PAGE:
Span charged, slid and made the catch, just getting his glove in between the ball and the outfield grass. But as Span went to slide, his right knee smashed into the turf, sending him tumbling forward. All that was left to mark the spectacular catch was a divot several inches deep in the ground.

"It seemed a little soft out there," Span said. "It kind of scared me a little bit because I didn't think I slid that violently."

To aid his teammate, who was a slightly shaken up after the play, Jayson Werth trotted over from right field and fixed the torn-up grass, as if he were a golfer maintaining etiquette on the course. Meanwhile, Roark was animated on the mound, slapping his hand to his glove and pointing to Span in the outfield to show his appreciation.

"He can get to any ball from left-center to right-center because he's amazing out there," Roark said. "It was a heck of a play, kept us in the game."

That wasn't enough for Roark, though. After the right-hander struck out Chris Davis to end the inning, he waited in front of the dugout to give Span a huge high five as the sold-out crowd in Washington rose to its feet to provide the center fielder with a well-deserved standing ovation.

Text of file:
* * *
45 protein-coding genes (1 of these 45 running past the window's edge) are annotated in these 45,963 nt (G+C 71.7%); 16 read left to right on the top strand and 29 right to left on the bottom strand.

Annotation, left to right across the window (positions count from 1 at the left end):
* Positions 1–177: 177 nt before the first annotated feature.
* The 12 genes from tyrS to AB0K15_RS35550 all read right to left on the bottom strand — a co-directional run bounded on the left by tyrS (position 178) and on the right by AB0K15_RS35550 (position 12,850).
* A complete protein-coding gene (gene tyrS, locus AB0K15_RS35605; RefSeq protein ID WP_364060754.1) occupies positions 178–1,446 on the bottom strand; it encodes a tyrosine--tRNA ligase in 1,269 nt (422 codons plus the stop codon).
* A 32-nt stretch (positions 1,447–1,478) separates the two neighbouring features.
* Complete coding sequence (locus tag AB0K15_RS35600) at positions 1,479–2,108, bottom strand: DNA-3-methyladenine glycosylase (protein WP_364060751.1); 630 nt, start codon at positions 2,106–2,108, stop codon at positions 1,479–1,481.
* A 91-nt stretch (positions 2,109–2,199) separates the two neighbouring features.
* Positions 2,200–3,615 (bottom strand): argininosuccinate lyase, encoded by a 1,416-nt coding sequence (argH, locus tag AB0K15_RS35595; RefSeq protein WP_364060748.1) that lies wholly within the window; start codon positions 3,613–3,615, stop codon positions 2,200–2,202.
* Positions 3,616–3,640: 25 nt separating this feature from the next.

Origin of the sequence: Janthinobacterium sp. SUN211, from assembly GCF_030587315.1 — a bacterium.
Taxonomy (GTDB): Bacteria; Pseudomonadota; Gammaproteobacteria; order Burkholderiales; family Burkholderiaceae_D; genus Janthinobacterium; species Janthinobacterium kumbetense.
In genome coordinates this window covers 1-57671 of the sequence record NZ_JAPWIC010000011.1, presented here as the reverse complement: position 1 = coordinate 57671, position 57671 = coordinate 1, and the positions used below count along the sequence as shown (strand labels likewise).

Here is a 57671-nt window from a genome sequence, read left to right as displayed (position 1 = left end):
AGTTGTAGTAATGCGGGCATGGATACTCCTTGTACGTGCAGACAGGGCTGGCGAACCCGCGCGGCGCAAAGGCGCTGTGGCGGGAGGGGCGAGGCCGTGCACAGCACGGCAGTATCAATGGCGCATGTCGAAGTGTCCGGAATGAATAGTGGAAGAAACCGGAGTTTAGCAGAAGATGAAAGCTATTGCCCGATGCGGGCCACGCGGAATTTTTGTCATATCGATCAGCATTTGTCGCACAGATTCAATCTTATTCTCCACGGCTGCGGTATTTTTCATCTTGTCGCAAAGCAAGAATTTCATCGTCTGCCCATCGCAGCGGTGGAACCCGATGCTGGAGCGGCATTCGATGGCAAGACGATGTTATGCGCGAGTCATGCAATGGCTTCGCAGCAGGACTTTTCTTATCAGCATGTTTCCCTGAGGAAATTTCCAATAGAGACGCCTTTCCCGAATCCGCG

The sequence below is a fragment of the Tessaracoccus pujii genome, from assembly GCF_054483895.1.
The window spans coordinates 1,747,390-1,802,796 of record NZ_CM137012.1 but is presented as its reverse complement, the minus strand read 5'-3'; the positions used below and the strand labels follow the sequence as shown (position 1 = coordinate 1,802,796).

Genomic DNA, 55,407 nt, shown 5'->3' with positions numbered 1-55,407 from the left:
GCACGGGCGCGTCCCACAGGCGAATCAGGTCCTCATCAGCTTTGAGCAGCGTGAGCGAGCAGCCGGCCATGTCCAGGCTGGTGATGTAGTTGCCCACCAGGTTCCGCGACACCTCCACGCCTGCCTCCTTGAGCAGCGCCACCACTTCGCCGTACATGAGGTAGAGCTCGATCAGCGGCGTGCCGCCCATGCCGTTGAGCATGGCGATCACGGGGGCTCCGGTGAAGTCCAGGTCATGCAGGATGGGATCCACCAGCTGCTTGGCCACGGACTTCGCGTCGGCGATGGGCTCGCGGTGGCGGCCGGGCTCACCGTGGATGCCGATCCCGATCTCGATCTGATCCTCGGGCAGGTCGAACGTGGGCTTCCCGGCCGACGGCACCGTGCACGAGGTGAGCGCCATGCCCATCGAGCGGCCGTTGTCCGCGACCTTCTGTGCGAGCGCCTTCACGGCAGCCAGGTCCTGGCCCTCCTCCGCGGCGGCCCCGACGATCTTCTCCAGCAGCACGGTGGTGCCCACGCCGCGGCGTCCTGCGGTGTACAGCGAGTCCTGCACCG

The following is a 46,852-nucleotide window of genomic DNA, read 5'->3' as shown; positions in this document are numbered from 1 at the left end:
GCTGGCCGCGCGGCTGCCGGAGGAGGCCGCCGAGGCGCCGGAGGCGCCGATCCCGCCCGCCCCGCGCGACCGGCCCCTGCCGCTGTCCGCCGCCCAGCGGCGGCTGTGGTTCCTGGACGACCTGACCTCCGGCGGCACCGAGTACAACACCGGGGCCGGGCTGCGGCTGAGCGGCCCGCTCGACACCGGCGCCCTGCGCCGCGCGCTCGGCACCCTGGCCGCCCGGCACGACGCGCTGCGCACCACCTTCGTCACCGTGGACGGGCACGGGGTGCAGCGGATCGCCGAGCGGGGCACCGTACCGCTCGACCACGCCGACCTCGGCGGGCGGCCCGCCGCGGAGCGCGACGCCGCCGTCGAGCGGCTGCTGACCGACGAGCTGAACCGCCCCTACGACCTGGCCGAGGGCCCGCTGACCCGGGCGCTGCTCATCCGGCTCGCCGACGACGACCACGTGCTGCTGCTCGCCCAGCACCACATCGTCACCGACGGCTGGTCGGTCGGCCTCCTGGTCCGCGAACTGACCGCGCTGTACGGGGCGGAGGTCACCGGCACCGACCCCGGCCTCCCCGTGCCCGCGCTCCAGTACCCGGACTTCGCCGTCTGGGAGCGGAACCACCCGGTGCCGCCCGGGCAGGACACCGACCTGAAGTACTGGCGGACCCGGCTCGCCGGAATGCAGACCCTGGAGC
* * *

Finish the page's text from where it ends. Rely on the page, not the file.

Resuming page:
"Whenever a pitcher does that, it's just a special feeling," said Span, who went 2-for-4 to extend his on-base streak to 30 games.

Span made another important defensive play in what was eventually a 7-3 Nationals loss. With two runners on and one out in the top of the second inning, Span caught a sharp liner off the bat of Ryan Flaherty before quickly firing to second base to double up Davis. It ended the frame and preserved what was then a scoreless tie.

"We've been watching him do that for a couple years now," Ian Desmond said. "He's the best out there."